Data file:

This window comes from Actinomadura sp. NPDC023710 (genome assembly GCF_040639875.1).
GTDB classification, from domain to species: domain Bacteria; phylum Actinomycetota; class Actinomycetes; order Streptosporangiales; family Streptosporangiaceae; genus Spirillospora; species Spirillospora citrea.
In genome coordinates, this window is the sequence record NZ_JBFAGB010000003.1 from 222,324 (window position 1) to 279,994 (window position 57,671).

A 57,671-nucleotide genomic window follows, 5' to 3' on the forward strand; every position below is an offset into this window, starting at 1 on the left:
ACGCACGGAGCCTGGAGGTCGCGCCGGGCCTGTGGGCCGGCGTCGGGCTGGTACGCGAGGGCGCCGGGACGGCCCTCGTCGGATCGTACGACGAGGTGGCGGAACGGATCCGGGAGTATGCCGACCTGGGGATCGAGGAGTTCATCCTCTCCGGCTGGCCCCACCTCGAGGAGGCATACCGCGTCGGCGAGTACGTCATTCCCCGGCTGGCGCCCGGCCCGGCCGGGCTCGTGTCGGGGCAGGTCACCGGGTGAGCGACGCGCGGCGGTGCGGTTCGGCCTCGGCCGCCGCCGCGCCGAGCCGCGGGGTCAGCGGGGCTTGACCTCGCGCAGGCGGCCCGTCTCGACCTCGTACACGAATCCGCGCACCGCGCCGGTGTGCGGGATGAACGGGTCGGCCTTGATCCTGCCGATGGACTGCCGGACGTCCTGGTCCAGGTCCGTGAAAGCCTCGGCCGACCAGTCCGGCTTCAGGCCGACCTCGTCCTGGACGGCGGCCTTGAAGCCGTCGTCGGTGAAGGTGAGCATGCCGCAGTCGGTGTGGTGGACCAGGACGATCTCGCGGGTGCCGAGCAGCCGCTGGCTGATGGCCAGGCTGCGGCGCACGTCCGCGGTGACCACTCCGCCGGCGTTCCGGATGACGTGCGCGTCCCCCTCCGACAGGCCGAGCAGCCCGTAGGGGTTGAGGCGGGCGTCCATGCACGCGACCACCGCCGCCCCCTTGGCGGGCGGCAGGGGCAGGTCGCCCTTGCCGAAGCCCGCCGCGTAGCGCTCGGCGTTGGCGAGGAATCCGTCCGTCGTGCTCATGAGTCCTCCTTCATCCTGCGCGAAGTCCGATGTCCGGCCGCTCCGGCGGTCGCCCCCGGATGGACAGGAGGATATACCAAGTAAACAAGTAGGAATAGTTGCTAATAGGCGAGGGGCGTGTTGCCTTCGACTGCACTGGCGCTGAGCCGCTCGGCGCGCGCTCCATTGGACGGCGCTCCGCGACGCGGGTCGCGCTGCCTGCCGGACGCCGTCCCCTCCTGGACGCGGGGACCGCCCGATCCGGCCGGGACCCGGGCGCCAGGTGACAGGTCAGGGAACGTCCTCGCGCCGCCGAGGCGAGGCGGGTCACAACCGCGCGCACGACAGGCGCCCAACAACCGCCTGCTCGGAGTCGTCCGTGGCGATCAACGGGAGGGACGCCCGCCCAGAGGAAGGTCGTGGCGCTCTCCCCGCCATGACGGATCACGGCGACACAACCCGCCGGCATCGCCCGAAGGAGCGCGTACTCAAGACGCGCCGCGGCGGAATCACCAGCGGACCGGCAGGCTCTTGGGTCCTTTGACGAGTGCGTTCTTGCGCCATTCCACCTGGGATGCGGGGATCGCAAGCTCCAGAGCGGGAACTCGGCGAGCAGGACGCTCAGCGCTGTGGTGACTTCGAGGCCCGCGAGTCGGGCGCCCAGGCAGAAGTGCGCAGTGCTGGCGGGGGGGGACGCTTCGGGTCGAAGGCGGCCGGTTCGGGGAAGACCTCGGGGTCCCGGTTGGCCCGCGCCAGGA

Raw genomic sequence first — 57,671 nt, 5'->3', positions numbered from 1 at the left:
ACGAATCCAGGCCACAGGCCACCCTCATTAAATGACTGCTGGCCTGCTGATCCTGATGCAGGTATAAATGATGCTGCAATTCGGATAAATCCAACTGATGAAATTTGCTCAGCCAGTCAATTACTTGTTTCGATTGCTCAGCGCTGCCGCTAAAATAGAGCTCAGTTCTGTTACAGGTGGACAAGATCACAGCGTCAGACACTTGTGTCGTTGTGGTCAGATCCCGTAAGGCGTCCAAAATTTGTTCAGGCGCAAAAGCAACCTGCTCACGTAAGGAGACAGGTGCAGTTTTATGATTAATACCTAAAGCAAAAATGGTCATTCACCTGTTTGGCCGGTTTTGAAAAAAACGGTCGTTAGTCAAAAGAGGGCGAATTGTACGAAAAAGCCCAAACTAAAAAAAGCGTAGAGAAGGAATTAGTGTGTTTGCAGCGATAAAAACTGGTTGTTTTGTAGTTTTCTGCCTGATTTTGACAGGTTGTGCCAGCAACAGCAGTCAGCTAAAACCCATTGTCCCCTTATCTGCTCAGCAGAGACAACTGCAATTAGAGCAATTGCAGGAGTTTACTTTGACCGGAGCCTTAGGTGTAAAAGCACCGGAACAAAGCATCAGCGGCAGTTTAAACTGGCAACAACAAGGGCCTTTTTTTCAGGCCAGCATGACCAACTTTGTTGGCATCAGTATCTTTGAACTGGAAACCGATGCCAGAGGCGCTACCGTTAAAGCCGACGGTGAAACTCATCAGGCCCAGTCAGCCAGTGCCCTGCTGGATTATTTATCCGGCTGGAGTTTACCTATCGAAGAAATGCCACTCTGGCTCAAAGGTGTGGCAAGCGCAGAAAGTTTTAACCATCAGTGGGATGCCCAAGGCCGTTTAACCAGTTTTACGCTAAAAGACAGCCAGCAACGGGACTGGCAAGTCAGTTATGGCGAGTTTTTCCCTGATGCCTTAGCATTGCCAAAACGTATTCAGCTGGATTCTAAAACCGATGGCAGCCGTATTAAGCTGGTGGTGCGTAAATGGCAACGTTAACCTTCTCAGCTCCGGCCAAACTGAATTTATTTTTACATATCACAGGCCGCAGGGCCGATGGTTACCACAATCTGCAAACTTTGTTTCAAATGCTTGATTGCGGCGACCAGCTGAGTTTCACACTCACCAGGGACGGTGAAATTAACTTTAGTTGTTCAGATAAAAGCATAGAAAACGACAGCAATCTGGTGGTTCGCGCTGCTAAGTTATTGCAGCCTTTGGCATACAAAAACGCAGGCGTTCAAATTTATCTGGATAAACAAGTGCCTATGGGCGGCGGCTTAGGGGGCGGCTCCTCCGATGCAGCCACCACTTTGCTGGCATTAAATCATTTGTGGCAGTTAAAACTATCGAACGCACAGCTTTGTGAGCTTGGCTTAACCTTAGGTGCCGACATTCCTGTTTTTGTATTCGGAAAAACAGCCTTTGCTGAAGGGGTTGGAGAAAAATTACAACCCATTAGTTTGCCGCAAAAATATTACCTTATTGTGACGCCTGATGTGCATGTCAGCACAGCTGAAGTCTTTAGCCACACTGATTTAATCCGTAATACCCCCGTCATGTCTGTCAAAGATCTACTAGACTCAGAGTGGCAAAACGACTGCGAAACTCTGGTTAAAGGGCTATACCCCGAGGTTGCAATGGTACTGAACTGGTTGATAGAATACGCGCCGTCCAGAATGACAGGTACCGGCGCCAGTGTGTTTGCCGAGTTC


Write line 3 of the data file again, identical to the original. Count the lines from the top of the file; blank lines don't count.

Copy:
In genome coordinates, this window is the sequence record NZ_JBFAGB010000003.1 from 222,324 (window position 1) to 279,994 (window position 57,671).